Get to know Southern Right Whales
The southern right whale is one of the largest species of whale. Females are between 14 and 16 meters long and males are normally 13 to 15 meters. Depending on their size, they can weigh anything from 40 to 50 tons. Southern rights are found only in the southern hemisphere.
Southern right whales are characterised by a broad back with no dorsal fin, a long arching mouth that begins above the eye and distinctive white markings on their heads. These markings are called callosities and are unique to each whale – similar to fingerprints in humans. Callosities are home to tiny crustaceans called cyamids or whale lice, which gives the callosity a whitish colour. The unique pattern of the callosities enables researchers to identify each whale individually which is key in monitoring their movements and progress.
Despite their significant size, these majestic creatures feed off some of the smallest animals on earth – microscopic zooplankton, krill and small fish. As a member of the baleen group of whales, they don’t have teeth. Instead, they have over 200 tightly packed baleen plates hanging down on either side of their upper jaw. These are made out of keratin like our hair and nails, and are used to filter food out of the water.
Although huge, these gentle giants are surprisingly acrobatic. They can ‘head-stand’ by tipping themselves upside-down vertically and waving their flukes in the air. They can also breach, wave their flippers and slap them on the surface of the water up to ten times in a row.
As with most baleen whales, southern rights migrate from their feeding grounds in the icy waters of the Antarctic to their mating and calving grounds in the warm coastal waters of South Africa, South America and Australia. After giving birth to their calves between June and September, they begin the journey back to the Antarctic in late November. This monumental journey is roughly 5,000 km and can take up to two months to complete. Females return to the same bays to mate and calve every year.
Males do not fight each other to gain mating rights to a female. Instead, the male with the largest testes, and thus the greatest volume of sperm, has the best chance to father the offspring. Consequently, male southern rights have evolved to have the largest testes in the animal kingdom, weighing up to 500 kg each, with a long prehensile penis (up to 3 meters long). To ensure healthy competition and the best chance of falling pregnant, a female will mate with many males during mating season.
Females tend to give birth every three years. After a pregnancy of about 12 months, a single calf is born. New mothers come quite close to shore as they need to get the calf to the surface of the water for its first breath after it is born. Weighing in at over 900 kg at birth, these youngsters can already swim on their own 30 minutes after they’re born.
Southern right whale mothers invest high amounts of energy in their calves, losing up to 25% of their body volume over a few months of lactation, helping them to grow quickly in preparation for the long journey back to the feeding grounds.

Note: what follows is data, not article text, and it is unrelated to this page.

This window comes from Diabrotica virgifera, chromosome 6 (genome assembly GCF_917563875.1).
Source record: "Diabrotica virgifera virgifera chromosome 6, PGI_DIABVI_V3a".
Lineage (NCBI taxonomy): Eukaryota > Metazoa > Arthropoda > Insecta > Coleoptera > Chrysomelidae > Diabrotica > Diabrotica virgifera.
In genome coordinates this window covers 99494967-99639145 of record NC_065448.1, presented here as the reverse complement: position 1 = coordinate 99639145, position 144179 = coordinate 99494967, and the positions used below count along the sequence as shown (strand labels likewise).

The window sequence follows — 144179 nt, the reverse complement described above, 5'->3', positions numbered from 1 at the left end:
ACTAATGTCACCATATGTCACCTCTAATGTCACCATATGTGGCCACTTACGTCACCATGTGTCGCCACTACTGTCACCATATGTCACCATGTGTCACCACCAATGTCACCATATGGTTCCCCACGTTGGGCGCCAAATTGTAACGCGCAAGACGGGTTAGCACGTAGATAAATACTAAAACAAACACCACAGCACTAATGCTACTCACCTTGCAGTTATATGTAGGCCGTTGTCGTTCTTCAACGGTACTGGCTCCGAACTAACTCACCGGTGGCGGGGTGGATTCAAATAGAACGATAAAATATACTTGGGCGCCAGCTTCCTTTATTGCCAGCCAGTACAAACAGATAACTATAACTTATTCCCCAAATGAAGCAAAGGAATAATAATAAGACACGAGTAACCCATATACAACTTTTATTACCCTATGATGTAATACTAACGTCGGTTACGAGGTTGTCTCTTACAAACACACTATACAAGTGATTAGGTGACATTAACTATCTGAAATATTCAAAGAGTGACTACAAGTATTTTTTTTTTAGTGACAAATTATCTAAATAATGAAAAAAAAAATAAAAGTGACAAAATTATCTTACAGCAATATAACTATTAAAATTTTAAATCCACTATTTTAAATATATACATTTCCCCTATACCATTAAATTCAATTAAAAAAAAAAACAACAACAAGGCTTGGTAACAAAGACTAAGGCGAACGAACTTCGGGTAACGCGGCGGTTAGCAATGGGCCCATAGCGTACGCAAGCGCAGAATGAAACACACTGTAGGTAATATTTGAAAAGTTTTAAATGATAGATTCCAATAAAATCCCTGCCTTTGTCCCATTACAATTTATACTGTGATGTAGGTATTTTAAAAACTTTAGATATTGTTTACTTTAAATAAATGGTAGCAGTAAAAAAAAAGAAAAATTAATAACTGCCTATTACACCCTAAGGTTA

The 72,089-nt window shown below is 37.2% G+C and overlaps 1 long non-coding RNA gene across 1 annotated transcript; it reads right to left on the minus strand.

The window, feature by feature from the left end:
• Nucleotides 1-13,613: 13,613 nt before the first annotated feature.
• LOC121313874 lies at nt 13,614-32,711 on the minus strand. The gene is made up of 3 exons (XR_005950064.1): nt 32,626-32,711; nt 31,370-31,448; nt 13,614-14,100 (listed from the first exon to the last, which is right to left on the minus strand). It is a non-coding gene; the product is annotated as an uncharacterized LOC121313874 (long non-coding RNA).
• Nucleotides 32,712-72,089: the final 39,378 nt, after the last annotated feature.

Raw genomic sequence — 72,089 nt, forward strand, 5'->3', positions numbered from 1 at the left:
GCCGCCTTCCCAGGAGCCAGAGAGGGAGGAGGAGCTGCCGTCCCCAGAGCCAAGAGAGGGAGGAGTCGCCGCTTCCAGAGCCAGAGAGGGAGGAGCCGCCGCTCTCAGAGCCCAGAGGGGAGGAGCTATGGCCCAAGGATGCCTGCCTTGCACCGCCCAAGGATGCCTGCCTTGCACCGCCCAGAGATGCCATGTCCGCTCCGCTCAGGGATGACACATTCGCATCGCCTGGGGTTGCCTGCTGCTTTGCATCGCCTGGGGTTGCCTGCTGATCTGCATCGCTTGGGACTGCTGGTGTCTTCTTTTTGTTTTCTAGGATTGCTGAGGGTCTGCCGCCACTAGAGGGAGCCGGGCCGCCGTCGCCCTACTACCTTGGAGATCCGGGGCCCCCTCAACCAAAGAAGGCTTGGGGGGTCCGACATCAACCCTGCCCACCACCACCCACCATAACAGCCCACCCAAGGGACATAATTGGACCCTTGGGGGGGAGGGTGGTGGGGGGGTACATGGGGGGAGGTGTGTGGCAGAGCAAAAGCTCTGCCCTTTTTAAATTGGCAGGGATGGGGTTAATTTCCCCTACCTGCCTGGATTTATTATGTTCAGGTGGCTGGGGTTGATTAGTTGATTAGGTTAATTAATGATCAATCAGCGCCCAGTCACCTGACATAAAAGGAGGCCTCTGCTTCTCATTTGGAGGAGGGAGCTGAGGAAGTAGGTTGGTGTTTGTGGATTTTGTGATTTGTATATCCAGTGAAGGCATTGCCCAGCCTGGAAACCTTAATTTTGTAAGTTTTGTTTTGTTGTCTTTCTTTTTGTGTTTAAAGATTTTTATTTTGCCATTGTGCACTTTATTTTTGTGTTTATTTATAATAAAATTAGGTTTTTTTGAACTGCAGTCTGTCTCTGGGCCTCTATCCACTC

10 key facts about the Southern Right whale and why it’s important to protect their habitat
The Southern Right whale (Eubalaena australis) can be found in subtropical and waters of the southern hemisphere. They are quite curious and playful when they are close to humans.
It is one of the largest species of whale: the average male is 13 to 15 meters long and the average female is about 16 meters. They weigh around 40 tons.
The characteristic calluses on the southern right whales’ skin function like fingerprints, and identify each whale throughout its life. Calluses are elevated areas of skin (more than 5cm thick) on different parts of their heads.
They are calm, curious and quite slow to swim (reaching maximum speeds of 9 to 11 km / h). To communicate they jump and splash their fins in the water.
They can live to be 100 years old!
Instead of teeth these whales use baleen plates to catch their food. Baleen are long sheets of keratin (the same as hair and fingernails) that hang from the top of the mouth. These baleen allow them to feed “by filter”: they open and close their jaws as they swim, using their throat and tongue to push the water back out of their mouths through the beards. This allows the water to flow out while catching the prey.
This species of whale feeds mainly on krill and small fish.
A third of all southern right whales in the world use the protected bays of the Valdés Peninsula in Argentina to mate and give birth between the months of May and December.
These whales can be seen in Argentina (Valdés Peninsula), Australia, South Africa, Chile, Uruguay, Tristán de Acuña (British overseas dependence) and New Zealand.
Unlike the North Atlantic and North Pacific whales, the Southern Right whale has started to recover from centuries of commercial hunting.
Identifying a Southern Right whale
Southern right whales have unique callosity patterns on their heads – similar to finger prints in humans. These patterns – which are stable for life – make it possible to identify them individually. Additionally, distinct dorsal colouration patterns can aid in their identification.
Using an identification software, the callosity pattern of individual whales is extracted from the aerial photographs taken during annual surveys and automatically matched against previously identified southern right whales in the national South African catalogue.
As the callosity pattern of calves are not fully formed, calves can only be identified from birth if they have a distinct dorsal colouration pattern.